Yoon returned to the breakfast event. The intern’s roommate called the Washington police and they visited the hotel. The co-worker recently tendered her resignation to the Korea Culture Center, the JoongAng Ilbo reported yesterday.

Around 9:20 a.m., Yoon met with his supervisor, Senior Secretary for Public Relations Lee Nam-ki, outside Blair House, the U.S. presidential guest house where Park stayed. At 1:35 p.m., Yoon left Washington aboard a Korean Air flight.

It’s really hard to comprehend how any executive would hire a man like Yoon to be part of her public relations team, but Choe Sang-hun does a decent job explaining how backward South Korean gender relations are.

The case caught fire partly because of mounting frustration in South Korea with the widespread tendency among men, especially those in positions of power, to trivialize the harassment of young women. Although government agencies and businesses have begun educating their employees about sexual misconduct, it is still common to hear of male bosses who grope young women while socializing after business hours and then later disclaim responsibility by saying they were drunk, an excuse no longer as accepted as it once was.

The scandal surrounding Mr. Yoon also fed into a larger criticism leveled at Ms. Park’s administration — that she is appointing people with questionable ethical standards to important posts in her administration and staff. At least half a dozen of her appointees have already been forced to quit amid charges of tax evasion and other misdeeds. Opposition politicians, and even conservative newspapers that are generally supportive of her, have faulted Ms. Park for failing to heed the criticism.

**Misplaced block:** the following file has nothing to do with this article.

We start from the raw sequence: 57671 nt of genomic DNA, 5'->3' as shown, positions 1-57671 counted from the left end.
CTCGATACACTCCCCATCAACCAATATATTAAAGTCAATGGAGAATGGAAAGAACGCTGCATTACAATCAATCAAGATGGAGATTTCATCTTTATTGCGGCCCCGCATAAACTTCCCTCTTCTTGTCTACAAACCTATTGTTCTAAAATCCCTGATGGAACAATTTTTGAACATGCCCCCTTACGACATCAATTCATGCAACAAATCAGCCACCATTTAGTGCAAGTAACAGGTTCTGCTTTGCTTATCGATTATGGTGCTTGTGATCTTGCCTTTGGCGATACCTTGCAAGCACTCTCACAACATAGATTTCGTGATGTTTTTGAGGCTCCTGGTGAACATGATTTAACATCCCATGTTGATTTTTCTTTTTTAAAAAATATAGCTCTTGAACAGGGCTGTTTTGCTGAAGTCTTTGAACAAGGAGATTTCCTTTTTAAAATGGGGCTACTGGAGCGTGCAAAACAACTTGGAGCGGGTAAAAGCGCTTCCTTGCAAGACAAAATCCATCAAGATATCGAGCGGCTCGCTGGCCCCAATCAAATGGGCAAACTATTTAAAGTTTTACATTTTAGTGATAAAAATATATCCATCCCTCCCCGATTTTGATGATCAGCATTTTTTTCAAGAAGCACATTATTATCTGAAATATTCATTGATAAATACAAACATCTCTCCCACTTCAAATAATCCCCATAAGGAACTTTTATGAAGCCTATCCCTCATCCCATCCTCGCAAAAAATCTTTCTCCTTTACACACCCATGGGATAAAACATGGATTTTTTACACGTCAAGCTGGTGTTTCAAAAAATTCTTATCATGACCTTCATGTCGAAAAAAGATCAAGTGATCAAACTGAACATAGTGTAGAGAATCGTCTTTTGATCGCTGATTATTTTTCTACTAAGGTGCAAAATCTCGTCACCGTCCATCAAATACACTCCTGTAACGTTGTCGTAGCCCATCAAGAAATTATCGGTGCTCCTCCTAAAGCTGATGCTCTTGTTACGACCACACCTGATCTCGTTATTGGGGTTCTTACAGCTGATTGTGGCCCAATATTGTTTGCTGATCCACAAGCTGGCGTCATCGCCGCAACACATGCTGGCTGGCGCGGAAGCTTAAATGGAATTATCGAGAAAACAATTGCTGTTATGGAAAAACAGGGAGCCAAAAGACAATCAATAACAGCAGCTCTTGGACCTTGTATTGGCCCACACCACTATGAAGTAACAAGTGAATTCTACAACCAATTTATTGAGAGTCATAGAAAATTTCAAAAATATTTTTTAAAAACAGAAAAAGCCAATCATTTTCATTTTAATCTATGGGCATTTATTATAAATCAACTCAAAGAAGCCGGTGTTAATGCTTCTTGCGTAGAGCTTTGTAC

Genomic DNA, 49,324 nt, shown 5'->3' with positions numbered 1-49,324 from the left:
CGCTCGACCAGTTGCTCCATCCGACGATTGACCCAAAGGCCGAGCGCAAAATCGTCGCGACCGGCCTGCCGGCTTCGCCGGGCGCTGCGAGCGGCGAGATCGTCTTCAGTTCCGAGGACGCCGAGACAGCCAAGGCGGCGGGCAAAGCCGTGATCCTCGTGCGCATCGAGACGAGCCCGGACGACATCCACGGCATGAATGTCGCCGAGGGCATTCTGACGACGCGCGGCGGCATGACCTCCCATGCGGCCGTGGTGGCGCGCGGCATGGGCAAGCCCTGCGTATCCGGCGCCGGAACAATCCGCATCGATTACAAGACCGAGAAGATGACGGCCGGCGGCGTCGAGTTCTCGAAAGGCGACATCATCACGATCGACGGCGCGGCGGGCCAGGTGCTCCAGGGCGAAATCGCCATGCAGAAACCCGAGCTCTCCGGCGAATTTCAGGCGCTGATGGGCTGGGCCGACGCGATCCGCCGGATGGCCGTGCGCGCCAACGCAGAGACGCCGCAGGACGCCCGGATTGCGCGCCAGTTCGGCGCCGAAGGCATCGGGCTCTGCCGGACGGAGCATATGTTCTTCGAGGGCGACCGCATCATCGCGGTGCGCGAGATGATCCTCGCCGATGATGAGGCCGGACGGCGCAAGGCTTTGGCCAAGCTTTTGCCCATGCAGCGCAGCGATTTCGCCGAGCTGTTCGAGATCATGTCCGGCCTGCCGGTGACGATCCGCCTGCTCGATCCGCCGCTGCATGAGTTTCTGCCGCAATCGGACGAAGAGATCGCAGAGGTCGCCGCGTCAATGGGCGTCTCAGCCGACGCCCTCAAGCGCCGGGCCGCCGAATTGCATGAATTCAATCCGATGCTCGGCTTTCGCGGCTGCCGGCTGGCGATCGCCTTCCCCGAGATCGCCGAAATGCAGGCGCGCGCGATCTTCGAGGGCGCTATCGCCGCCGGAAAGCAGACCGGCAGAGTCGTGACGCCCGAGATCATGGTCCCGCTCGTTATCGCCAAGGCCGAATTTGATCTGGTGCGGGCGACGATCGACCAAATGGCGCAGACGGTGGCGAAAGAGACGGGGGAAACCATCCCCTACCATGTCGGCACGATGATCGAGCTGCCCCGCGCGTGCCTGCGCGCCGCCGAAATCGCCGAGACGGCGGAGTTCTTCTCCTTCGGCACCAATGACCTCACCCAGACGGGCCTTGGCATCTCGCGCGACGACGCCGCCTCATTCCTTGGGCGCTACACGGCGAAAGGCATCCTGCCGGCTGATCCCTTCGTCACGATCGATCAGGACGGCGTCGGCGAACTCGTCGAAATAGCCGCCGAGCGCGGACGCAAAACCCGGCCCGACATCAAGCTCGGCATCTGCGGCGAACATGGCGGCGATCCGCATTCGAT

Mr. Yoon was accused of mistreating a young Korean-American intern at the South Korean Embassy in Washington who was serving as his guide. In a Washington police report, the victim said Mr. Yoon had grabbed her buttocks without her permission. Ms. Park’s office said Mr. Yoon’s “indecent acts damaged the national prestige,” but it did not give details. Mr. Yoon has denied behaving inappropriately.

The presidential office had previously apologized for the appointments of problematic people in the government, but until Monday, Ms. Park had not apologized personally. “I hope this will serve as an opportunity for all public officials to reflect on their attitudes and have greater control over their own attitudes,” she said.

Ms. Park, the country’s first female president, has cited sexual violence as one of “the four biggest evils” in the country. But she did not mention sexual harassment in her statement on Monday, an omission that also drew criticism.

“We have seen recurring cases of sexual violence involving politicians and high-ranking public servants, but the government has treated them as individual responsibilities and neglected in proper punishment and preventive measures,” the Korean Women’s Association United said in a statement.

Fortunately, what the Korean Women’s Association United complains about could at least become a legal relic. Until then, Neoul explains the cultural mindset among men that has resulted, what South Koreans egregiously term “flower snakes“. The Dong-A Daily would just prefer it, if Yoon flew back to the United States to face justice. The Joong-ang Daily, Kyunghyang Daily, and Hankyoreh want the Park administration to demonstrate basic competence.

Optimistically, I hope this scandal sparks change and introspection, and that the Park administration can educate the South Korean public, that culture is not an excuse for criminal behavior.